The black president of a white-majority fraternity at the University of Oklahoma said his school had been unfairly tarred as racist on the basis of a single video featuring a small number of people.
“The actions of the members of the Sigma Alpha Epsilon fraternity have deeply saddened me and the rest of the OU community, though I do not feel they represent the views of the entire OU Greek community and the university,” Tyrone Speller, Phi Delta Theta chapter president, said in a statement.
Speller said the racist, profane song depicted in a video made public last weekend, in which members of SAE chanted that they would never let a black person join the fraternity, was the action of “children” too immature to know better.
“The actions of the members of Sigma Alpha Epsilon were rooted purely in ignorance,” he said. “It saddens me to see our Greek community being painted as ‘racist’ according to the media and even fellow OU students.”
University of Oklahoma officials swiftly shut down the fraternity and expelled two SAE members, Parker Rice and Levi Pettit, seen on the video leading the chant. The University of Texas said Wednesday that it was looking into claims that its SAE chapter used the chant as well.
Speller, who came to Oklahoma from central Florida, said in an interview that the Greek system made him feel welcome on campus. "I heard and saw all the good things they do on campus, and I wanted a full college experience, and a positive college experience, and Phi Delta Theta has helped me to achieve that,” he said.
“Greek life is a huge part of this university because of how many leadership roles are filled by fraternity members -- how many philanthropies they put on, how much money is raised by the Greek system for charity,” he said.
Last week, he said, OU students, mostly fraternity and sorority members, raised more than half a million dollars at Soonerthon, a philanthropy benefiting a children’s hospital.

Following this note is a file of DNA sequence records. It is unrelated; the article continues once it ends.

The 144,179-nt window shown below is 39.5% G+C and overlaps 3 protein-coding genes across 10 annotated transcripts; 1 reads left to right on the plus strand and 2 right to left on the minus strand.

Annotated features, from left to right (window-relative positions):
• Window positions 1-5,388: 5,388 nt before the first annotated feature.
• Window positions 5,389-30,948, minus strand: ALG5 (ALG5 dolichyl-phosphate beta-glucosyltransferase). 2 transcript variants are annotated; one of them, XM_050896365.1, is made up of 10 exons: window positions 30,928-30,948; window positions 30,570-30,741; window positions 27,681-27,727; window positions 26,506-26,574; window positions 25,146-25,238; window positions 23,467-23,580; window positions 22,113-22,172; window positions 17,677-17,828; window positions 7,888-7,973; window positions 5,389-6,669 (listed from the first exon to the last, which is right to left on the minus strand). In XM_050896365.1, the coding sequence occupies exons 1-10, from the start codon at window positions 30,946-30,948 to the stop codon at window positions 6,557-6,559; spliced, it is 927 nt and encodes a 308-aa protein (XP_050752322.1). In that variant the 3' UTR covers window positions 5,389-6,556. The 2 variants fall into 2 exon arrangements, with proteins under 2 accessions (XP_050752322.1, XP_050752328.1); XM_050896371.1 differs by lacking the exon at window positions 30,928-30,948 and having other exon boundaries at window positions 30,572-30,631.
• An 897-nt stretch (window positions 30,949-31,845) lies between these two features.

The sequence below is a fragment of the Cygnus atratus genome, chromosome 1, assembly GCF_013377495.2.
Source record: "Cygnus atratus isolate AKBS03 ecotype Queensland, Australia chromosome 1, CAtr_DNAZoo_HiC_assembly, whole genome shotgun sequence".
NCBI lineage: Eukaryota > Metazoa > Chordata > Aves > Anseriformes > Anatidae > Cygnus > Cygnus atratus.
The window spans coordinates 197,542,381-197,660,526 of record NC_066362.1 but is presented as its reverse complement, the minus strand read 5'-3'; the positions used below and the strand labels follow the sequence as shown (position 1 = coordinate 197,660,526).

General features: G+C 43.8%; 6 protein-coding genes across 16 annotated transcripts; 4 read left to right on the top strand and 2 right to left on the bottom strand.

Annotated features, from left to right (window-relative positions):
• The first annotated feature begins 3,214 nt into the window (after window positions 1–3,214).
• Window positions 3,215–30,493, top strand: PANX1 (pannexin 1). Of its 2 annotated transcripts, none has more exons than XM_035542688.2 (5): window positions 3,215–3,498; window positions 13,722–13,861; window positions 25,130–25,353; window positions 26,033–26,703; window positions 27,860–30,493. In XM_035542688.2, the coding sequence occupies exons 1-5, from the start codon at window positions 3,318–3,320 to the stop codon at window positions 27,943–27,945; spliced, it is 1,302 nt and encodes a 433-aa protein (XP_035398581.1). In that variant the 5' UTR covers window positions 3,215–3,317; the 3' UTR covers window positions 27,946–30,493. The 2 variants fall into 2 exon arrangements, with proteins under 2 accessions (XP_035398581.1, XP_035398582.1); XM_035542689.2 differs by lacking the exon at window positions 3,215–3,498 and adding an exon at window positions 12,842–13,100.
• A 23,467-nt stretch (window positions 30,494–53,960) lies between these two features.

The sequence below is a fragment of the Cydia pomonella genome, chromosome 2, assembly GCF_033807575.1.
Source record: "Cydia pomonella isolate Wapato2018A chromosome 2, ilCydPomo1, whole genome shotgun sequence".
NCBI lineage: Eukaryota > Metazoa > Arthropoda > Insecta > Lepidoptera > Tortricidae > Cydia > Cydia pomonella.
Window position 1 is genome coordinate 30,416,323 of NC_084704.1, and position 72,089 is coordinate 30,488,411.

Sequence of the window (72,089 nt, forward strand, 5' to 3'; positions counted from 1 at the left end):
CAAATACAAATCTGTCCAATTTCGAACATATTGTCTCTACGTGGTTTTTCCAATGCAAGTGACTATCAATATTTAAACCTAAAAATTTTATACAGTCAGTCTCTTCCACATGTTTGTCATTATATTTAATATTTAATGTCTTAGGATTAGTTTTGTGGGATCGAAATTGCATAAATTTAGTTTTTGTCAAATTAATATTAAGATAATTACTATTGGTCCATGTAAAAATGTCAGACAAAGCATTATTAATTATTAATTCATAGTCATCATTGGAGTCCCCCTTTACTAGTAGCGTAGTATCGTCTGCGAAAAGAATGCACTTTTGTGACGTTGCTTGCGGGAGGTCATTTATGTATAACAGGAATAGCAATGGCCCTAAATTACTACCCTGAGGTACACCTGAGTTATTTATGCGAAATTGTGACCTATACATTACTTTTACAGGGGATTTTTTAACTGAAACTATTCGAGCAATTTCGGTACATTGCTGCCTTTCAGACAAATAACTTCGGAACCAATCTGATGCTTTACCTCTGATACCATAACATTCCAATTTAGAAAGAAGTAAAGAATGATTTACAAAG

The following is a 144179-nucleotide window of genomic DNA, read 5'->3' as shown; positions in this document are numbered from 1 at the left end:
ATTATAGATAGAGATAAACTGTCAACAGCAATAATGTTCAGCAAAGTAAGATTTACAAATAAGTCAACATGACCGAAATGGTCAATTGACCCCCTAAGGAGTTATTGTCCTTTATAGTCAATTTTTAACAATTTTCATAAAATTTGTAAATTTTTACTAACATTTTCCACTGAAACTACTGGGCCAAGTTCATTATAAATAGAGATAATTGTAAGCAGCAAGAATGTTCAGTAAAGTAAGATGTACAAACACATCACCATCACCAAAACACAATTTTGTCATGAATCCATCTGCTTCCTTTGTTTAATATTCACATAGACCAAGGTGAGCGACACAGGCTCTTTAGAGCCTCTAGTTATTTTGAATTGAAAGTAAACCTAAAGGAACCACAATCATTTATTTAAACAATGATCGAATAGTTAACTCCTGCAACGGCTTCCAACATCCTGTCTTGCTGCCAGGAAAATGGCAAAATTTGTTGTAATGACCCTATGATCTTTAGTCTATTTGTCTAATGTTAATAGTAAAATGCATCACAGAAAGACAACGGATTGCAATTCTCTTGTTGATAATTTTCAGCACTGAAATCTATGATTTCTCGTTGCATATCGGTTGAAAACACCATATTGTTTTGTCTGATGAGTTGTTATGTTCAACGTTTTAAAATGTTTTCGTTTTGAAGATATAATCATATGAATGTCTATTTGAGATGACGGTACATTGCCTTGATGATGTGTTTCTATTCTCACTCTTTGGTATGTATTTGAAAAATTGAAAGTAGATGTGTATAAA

At OU, the video has prompted formal and informal dialogs among students about the role of race on campus. With about 27,000 undergraduate and graduate students, the university is a little less than 6% black.
In his statement, Speller talked about divisions that have emerged on campus in recent days. Speller said he heard from fellow fraternity members that threats were made to members of the Greek community, some of whom had their tires slashed or other property vandalized.
Speller said that he had always been welcomed by his fraternity brothers and that his house includes Latino and Muslim members.
“I think my fraternity brothers have learned from me and we’ve learned from each other," he said in the interview. "It’s predominately white, but we have … all different races, and we’re not the only fraternity on this campus that is diverse.”
He said he had never “felt out of place” even in his dealings with members of SAE. In his statement, however, he also acknowledged a strange balancing act.
“Being a person of color in a [predominantly] white fraternity has helped me and my fellow brothers learn much from each other by sharing our different backgrounds with one another,” Speller wrote. “But the divisive reactions from many different groups on campus to this current situation has left me feeling as if I am being torn between two major components that make me who I am.”
Duara reported from Norman, Okla., and Branson-Potts from Los Angeles.